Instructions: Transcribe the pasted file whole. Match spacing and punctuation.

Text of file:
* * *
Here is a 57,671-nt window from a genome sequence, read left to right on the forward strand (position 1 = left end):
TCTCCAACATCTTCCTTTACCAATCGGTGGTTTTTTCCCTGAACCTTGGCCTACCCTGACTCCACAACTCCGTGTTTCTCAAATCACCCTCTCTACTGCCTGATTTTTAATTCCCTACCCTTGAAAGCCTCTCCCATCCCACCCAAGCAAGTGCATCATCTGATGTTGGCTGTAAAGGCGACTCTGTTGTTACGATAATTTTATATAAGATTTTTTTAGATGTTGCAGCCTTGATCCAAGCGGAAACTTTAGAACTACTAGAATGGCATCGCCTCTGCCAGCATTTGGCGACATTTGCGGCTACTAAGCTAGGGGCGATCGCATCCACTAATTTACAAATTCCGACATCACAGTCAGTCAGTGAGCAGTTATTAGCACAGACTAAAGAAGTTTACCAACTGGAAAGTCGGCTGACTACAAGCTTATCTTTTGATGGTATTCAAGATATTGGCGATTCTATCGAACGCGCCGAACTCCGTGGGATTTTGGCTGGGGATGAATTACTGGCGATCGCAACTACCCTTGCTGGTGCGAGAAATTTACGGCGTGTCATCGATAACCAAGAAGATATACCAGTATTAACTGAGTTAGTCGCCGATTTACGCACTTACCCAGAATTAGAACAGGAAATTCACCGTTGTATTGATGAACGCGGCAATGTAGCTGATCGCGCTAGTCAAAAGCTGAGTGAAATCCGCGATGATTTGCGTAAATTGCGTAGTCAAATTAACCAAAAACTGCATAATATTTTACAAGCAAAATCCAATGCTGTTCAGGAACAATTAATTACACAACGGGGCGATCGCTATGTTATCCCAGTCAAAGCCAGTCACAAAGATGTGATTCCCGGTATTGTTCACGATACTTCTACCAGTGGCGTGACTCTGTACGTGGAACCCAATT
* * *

Here is a 57,671-nt window from a genome sequence, read left to right on the forward strand (position 1 = left end):
TCTCCAACATCTTCCTTTACCAATCGGTGGTTTTTTCCCTGAACCTTGGCCTACCCTGACTCCACAACTCCGTGTTTCTCAAATCACCCTCTCTACTGCCTGATTTTTAATTCCCTACCCTTGAAAGCCTCTCCCATCCCACCCAAGCAAGTGCATCATCTGATGTTGGCTGTAAAGGCGACTCTGTTGTTACGATAATTTTATATAAGATTTTTTTAGATGTTGCAGCCTTGATCCAAGCGGAAACTTTAGAACTACTAGAATGGCATCGCCTCTGCCAGCATTTGGCGACATTTGCGGCTACTAAGCTAGGGGCGATCGCATCCACTAATTTACAAATTCCGACATCACAGTCAGTCAGTGAGCAGTTATTAGCACAGACTAAAGAAGTTTACCAACTGGAAAGTCGGCTGACTACAAGCTTATCTTTTGATGGTATTCAAGATATTGGCGATTCTATCGAACGCGCCGAACTCCGTGGGATTTTGGCTGGGGATGAATTACTGGCGATCGCAACTACCCTTGCTGGTGCGAGAAATTTACGGCGTGTCATCGATAACCAAGAAGATATACCAGTATTAACTGAGTTAGTCGCCGATTTACGCACTTACCCAGAATTAGAACAGGAAATTCACCGTTGTATTGATGAACGCGGCAATGTAGCTGATCGCGCTAGTCAAAAGCTGAGTGAAATCCGCGATGATTTGCGTAAATTGCGTAGTCAAATTAACCAAAAACTGCATAATATTTTACAAGCAAAATCCAATGCTGTTCAGGAACAATTAATTACACAACGGGGCGATCGCTATGTTATCCCAGTCAAAGCCAGTCACAAAGATGTGATTCCCGGTATTGTTCACGATACTTCTACCAGTGGCGTGACTCTGTACGTGGAACCCAATT